(Host) All three members of Vermont’s Congressional Delegation say it’s essential for the Bush administration to win the support of the United Nations Security Council before taking military action against Iraq. But Vermont’s congressman and two senators say they’ll support the troops if the president decides to go to war without U.N. support.
VPR’s Bob Kinzel reports this installment in our series “Perspectives on War.”
(Kinzel) Vermont’s congressional delegation is one of only two delegations in the country that unanimously voted against the president’s resolution authorizing unilateral military force against Iraq in the event that Saddam Hussein does not disarm his weapons of mass destruction. Senator James Jeffords says it’s critical for this country to win the support of the U.N. Security Council before initiating any military action against Iraq.
Jeffords says the United States could suffer enormous damage with the world community if President Bush decides to go to war without the backing of the UN:
(Jeffords) “I firmly believe that this country should be one who represents the need to utilize the United Nations, to cooperate with them and to make sure that we end up with a strengthening process for the United Nations, as well as taking care of the problems of Iraq. And I think if we deviate from that, we’re going to lose tremendous prestige with the other nations and dig ourselves some holes for the future.”
(Kinzel) Senator Patrick Leahy thinks the Bush administration has made a mistake targeting the government of Iraq because Leahy believes there are far greater threats facing the country:
(Leahy) “Because we haven’t concentrated enough in getting Osama Bin Laden and the al Qaeda terrorists who are in the United States right now. That’s where our real threat is. We can contain Saddam Hussein very easily. What we have trouble containing is the hijackers that fly into the New York Trade Towers or the Pentagon or who attempted to fly into the U.S. Capital. I wish that we were putting anywhere near as much attention on that as we are in going to war with Iraq. That’s where our real threat is.”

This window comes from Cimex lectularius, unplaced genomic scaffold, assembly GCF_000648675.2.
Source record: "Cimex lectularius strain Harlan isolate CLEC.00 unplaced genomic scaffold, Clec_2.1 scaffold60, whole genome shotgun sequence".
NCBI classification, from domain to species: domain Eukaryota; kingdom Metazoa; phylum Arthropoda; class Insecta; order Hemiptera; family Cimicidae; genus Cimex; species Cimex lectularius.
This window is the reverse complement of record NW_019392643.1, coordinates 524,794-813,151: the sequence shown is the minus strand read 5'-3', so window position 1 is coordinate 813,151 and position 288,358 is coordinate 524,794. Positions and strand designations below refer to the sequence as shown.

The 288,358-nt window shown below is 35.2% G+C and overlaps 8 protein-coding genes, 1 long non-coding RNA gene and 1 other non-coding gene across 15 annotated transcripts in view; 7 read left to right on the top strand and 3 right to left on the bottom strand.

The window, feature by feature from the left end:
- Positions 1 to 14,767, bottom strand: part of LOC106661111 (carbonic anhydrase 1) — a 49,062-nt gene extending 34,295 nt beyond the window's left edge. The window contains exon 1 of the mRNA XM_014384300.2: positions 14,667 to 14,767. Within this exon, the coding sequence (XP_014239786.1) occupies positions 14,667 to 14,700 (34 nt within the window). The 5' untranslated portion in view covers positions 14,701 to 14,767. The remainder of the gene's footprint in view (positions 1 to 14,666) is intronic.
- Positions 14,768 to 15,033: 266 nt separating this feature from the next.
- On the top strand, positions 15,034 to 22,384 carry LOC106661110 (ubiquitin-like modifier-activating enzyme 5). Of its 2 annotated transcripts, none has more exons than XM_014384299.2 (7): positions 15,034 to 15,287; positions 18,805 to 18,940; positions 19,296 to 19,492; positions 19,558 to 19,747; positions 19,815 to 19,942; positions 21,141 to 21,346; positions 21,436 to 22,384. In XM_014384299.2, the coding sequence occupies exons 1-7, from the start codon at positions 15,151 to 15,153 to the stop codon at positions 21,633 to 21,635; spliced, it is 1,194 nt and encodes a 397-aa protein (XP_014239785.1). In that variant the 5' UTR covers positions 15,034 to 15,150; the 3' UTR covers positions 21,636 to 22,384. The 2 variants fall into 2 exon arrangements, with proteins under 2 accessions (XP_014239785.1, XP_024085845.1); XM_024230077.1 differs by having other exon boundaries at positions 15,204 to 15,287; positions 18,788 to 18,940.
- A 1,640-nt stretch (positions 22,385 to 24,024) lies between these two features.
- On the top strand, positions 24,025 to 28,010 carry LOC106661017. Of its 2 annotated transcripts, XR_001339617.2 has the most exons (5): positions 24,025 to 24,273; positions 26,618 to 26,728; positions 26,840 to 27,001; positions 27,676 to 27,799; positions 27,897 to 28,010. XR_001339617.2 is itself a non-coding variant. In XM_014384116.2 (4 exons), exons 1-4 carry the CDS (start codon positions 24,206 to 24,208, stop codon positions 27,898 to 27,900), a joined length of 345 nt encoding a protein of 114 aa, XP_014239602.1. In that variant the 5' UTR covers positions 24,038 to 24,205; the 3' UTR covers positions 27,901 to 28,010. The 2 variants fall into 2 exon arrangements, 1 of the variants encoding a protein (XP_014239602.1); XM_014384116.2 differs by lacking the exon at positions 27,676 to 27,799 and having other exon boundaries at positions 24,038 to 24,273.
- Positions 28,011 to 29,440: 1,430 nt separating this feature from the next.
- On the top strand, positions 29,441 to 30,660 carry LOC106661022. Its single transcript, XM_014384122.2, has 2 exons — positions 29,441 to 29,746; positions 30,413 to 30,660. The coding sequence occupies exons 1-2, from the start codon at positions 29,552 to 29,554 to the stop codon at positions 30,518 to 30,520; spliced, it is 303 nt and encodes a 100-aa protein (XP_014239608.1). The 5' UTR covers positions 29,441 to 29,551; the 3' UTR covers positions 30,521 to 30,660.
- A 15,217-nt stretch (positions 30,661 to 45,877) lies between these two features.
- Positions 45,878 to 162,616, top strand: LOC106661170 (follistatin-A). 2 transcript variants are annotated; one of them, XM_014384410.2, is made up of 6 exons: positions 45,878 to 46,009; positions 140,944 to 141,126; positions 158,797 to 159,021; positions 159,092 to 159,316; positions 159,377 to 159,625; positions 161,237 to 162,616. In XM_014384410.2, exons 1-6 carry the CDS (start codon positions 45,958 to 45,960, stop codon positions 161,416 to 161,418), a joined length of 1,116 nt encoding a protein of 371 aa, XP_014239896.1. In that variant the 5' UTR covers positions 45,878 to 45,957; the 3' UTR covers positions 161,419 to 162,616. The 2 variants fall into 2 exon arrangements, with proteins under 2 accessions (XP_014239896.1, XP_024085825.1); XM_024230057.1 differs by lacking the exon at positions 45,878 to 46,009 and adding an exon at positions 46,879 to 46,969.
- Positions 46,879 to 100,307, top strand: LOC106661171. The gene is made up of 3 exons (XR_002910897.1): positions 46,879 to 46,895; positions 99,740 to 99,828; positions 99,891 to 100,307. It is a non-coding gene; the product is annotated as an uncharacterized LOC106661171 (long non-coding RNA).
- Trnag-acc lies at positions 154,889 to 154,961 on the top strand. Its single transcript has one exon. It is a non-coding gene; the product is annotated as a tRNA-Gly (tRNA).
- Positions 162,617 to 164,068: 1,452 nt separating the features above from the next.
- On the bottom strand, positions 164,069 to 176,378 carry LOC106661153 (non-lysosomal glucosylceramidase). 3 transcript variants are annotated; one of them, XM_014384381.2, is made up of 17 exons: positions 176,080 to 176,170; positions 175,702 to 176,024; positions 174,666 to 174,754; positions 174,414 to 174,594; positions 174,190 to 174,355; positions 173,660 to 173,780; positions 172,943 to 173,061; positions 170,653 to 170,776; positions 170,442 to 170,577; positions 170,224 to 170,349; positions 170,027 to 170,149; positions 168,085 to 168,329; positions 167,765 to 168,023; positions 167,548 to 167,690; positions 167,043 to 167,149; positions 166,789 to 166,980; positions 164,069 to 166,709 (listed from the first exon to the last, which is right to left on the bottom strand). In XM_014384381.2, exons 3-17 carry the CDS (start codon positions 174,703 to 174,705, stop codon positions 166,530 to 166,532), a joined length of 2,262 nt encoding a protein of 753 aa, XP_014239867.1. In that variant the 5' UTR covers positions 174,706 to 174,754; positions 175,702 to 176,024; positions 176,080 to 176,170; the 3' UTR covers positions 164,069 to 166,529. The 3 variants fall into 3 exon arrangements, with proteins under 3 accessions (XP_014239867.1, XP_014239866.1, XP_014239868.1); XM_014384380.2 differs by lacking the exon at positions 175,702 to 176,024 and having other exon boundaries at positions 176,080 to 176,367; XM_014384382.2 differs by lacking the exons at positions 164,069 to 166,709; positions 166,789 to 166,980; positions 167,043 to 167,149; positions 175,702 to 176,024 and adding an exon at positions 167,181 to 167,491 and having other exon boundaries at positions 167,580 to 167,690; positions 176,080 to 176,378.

(Kinzel) Congressman Bernie Sanders argues that the United States will be setting a very dangerous precedent if it takes military action without the support of the United Nations:
(Sanders) “When every country on earth will say, ‘Well, hey, the United States went to war when it wanted to, why can’t China do it? Why can’t Russia do it? Why can’t India or Pakistan do it?’ So, I think we have got to work as hard as we can to make sure that the United States conforms to the regulations and laws of the United Nations and does not go to war without that support.”
(Kinzel) What will the delegation do if President Bush takes military action without the support of the United Nations? The three members of Congress are approaching this issue in different ways. Senator Jeffords acknowledges that this situation will place him in a difficult position:
(Jeffords) “It does. And I will continue to oppose him until such time as war actually breaks out, in which case of course I would support the president and our military personnel to make sure that they get all the help they can have to make sure that we reduce the number of casualties to the minimum.”
(Kinzel) Senator Leahy says there’s no question that he’ll support the troops if the president takes military action without the support of the Security Council. But Leahy says he’ll continue to believe that the administration is confronting the wrong enemy at this time:
(Leahy) “I think of the brave men and women from Vermont who have been called up and are going over there, just as my youngest son was called up during the last war in the Persian Gulf. You pray for the safety.”
(Kinzel) Congressman Sanders says he’ll support our troops in war while opposing the policies of the Bush administration, and he bristles at the thought that his position is being unpatriotic.
(Sanders) “I would hope and expect that in the United States of America what we respect in a democratic society, a society in which a president who talks about fighting of freedom, that what freedom is about is having positions on the most important issues. And I would hope that in America today, we’re still allowed to disagree with the president of the United States.”
(Kinzel) All three members of the delegation say that they support efforts to increase the number of weapons inspectors in Iraq. They say they believe these inspectors offer the best hope of finding concrete evidence that Iraq may be hiding biological or nuclear weapons.
For Vermont Public Radio, I’m Bob Kinzel in Montpelier.
Audio and transcripts from Perspectives on War are available online.